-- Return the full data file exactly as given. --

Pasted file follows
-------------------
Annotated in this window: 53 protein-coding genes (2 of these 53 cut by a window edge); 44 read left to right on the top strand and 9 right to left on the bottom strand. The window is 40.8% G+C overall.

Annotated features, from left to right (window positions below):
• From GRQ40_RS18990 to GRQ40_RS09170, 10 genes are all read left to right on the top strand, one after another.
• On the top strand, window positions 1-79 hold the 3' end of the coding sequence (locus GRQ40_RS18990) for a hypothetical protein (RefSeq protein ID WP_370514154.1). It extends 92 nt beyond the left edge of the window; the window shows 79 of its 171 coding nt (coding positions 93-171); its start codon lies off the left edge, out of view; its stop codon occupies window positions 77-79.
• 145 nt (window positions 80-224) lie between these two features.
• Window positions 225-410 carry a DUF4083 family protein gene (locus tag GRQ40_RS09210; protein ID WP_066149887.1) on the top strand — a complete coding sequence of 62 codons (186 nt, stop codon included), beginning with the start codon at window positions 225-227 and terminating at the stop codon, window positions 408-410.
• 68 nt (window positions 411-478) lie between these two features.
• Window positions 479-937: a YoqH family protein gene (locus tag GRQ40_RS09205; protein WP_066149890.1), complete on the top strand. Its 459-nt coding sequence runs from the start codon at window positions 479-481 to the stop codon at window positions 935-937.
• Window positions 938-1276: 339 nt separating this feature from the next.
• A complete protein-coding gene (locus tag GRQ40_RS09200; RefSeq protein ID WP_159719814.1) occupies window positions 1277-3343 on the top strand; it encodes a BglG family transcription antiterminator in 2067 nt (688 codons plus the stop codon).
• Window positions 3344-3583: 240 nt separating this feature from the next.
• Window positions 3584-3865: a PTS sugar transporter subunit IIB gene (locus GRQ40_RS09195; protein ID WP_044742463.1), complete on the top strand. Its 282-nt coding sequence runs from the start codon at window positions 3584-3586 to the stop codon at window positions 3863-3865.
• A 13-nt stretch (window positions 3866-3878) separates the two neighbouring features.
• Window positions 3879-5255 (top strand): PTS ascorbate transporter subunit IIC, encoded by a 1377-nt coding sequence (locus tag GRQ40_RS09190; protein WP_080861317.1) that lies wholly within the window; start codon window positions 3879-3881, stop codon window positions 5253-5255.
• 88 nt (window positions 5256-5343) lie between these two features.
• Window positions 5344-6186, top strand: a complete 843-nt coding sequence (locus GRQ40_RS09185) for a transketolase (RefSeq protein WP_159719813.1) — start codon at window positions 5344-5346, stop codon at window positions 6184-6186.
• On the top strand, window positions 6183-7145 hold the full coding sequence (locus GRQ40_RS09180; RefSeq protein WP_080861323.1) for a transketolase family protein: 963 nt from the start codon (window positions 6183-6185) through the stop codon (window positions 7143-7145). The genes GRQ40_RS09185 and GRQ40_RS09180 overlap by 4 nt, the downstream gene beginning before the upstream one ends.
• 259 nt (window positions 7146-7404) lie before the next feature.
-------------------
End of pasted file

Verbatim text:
Annotated in this window: 53 protein-coding genes (2 of these 53 cut by a window edge); 44 read left to right on the top strand and 9 right to left on the bottom strand. The window is 40.8% G+C overall.

Annotated features, from left to right (window positions below):
• From GRQ40_RS18990 to GRQ40_RS09170, 10 genes are all read left to right on the top strand, one after another.
• On the top strand, window positions 1-79 hold the 3' end of the coding sequence (locus GRQ40_RS18990) for a hypothetical protein (RefSeq protein ID WP_370514154.1). It extends 92 nt beyond the left edge of the window; the window shows 79 of its 171 coding nt (coding positions 93-171); its start codon lies off the left edge, out of view; its stop codon occupies window positions 77-79.
• 145 nt (window positions 80-224) lie between these two features.
• Window positions 225-410 carry a DUF4083 family protein gene (locus tag GRQ40_RS09210; protein ID WP_066149887.1) on the top strand — a complete coding sequence of 62 codons (186 nt, stop codon included), beginning with the start codon at window positions 225-227 and terminating at the stop codon, window positions 408-410.
• 68 nt (window positions 411-478) lie between these two features.
• Window positions 479-937: a YoqH family protein gene (locus tag GRQ40_RS09205; protein WP_066149890.1), complete on the top strand. Its 459-nt coding sequence runs from the start codon at window positions 479-481 to the stop codon at window positions 935-937.
• Window positions 938-1276: 339 nt separating this feature from the next.
• A complete protein-coding gene (locus tag GRQ40_RS09200; RefSeq protein ID WP_159719814.1) occupies window positions 1277-3343 on the top strand; it encodes a BglG family transcription antiterminator in 2067 nt (688 codons plus the stop codon).
• Window positions 3344-3583: 240 nt separating this feature from the next.
• Window positions 3584-3865: a PTS sugar transporter subunit IIB gene (locus GRQ40_RS09195; protein ID WP_044742463.1), complete on the top strand. Its 282-nt coding sequence runs from the start codon at window positions 3584-3586 to the stop codon at window positions 3863-3865.
• A 13-nt stretch (window positions 3866-3878) separates the two neighbouring features.
• Window positions 3879-5255 (top strand): PTS ascorbate transporter subunit IIC, encoded by a 1377-nt coding sequence (locus tag GRQ40_RS09190; protein WP_080861317.1) that lies wholly within the window; start codon window positions 3879-3881, stop codon window positions 5253-5255.
• 88 nt (window positions 5256-5343) lie between these two features.
• Window positions 5344-6186, top strand: a complete 843-nt coding sequence (locus GRQ40_RS09185) for a transketolase (RefSeq protein WP_159719813.1) — start codon at window positions 5344-5346, stop codon at window positions 6184-6186.
• On the top strand, window positions 6183-7145 hold the full coding sequence (locus GRQ40_RS09180; RefSeq protein WP_080861323.1) for a transketolase family protein: 963 nt from the start codon (window positions 6183-6185) through the stop codon (window positions 7143-7145). The genes GRQ40_RS09185 and GRQ40_RS09180 overlap by 4 nt, the downstream gene beginning before the upstream one ends.
• 259 nt (window positions 7146-7404) lie before the next feature.